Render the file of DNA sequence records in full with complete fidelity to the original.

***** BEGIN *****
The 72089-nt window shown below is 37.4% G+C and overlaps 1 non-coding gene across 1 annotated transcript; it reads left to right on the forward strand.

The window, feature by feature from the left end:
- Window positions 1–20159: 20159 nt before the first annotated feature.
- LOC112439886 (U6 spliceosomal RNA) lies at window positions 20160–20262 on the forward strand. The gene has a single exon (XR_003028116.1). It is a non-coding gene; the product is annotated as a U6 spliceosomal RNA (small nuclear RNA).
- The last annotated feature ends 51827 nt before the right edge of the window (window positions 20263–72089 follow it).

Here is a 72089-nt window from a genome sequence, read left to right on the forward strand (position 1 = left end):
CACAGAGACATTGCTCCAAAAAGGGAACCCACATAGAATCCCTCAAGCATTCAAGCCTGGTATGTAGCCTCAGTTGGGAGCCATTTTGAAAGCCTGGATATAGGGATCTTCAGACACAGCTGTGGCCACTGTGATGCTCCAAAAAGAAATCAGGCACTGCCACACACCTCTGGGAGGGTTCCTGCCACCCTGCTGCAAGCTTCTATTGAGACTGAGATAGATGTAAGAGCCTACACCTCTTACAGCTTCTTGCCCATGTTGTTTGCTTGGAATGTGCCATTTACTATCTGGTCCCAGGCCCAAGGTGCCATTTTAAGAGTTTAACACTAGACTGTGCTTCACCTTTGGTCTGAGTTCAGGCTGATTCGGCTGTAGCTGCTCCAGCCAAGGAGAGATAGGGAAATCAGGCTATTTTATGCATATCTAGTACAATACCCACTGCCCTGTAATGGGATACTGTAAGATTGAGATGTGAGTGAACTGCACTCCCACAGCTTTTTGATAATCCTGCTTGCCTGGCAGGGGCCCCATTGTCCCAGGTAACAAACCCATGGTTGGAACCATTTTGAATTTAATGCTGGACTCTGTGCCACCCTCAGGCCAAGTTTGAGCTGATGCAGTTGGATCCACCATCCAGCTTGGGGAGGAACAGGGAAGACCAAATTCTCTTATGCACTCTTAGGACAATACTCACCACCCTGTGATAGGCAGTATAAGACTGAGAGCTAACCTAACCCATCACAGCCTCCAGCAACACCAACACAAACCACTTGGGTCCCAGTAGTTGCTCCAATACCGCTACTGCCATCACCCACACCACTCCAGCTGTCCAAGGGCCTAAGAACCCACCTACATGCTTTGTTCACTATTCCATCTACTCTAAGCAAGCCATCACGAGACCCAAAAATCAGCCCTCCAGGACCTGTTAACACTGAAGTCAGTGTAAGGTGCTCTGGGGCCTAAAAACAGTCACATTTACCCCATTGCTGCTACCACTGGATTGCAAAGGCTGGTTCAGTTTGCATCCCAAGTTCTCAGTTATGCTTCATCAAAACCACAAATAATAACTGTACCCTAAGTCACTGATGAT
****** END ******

The 72089-nt window shown below is 37.4% G+C and overlaps 1 non-coding gene across 1 annotated transcript; it reads left to right on the forward strand.

The window, feature by feature from the left end:
- Window positions 1–20159: 20159 nt before the first annotated feature.
- LOC112439886 (U6 spliceosomal RNA) lies at window positions 20160–20262 on the forward strand. The gene has a single exon (XR_003028116.1). It is a non-coding gene; the product is annotated as a U6 spliceosomal RNA (small nuclear RNA).
- The last annotated feature ends 51827 nt before the right edge of the window (window positions 20263–72089 follow it).

Here is a 72089-nt window from a genome sequence, read left to right on the forward strand (position 1 = left end):
CACAGAGACATTGCTCCAAAAAGGGAACCCACATAGAATCCCTCAAGCATTCAAGCCTGGTATGTAGCCTCAGTTGGGAGCCATTTTGAAAGCCTGGATATAGGGATCTTCAGACACAGCTGTGGCCACTGTGATGCTCCAAAAAGAAATCAGGCACTGCCACACACCTCTGGGAGGGTTCCTGCCACCCTGCTGCAAGCTTCTATTGAGACTGAGATAGATGTAAGAGCCTACACCTCTTACAGCTTCTTGCCCATGTTGTTTGCTTGGAATGTGCCATTTACTATCTGGTCCCAGGCCCAAGGTGCCATTTTAAGAGTTTAACACTAGACTGTGCTTCACCTTTGGTCTGAGTTCAGGCTGATTCGGCTGTAGCTGCTCCAGCCAAGGAGAGATAGGGAAATCAGGCTATTTTATGCATATCTAGTACAATACCCACTGCCCTGTAATGGGATACTGTAAGATTGAGATGTGAGTGAACTGCACTCCCACAGCTTTTTGATAATCCTGCTTGCCTGGCAGGGGCCCCATTGTCCCAGGTAACAAACCCATGGTTGGAACCATTTTGAATTTAATGCTGGACTCTGTGCCACCCTCAGGCCAAGTTTGAGCTGATGCAGTTGGATCCACCATCCAGCTTGGGGAGGAACAGGGAAGACCAAATTCTCTTATGCACTCTTAGGACAATACTCACCACCCTGTGATAGGCAGTATAAGACTGAGAGCTAACCTAACCCATCACAGCCTCCAGCAACACCAACACAAACCACTTGGGTCCCAGTAGTTGCTCCAATACCGCTACTGCCATCACCCACACCACTCCAGCTGTCCAAGGGCCTAAGAACCCACCTACATGCTTTGTTCACTATTCCATCTACTCTAAGCAAGCCATCACGAGACCCAAAAATCAGCCCTCCAGGACCTGTTAACACTGAAGTCAGTGTAAGGTGCTCTGGGGCCTAAAAACAGTCACATTTACCCCATTGCTGCTACCACTGGATTGCAAAGGCTGGTTCAGTTTGCATCCCAAGTTCTCAGTTATGCTTCATCAAAACCACAAATAATAACTGTACCCTAAGTCACTGATGAT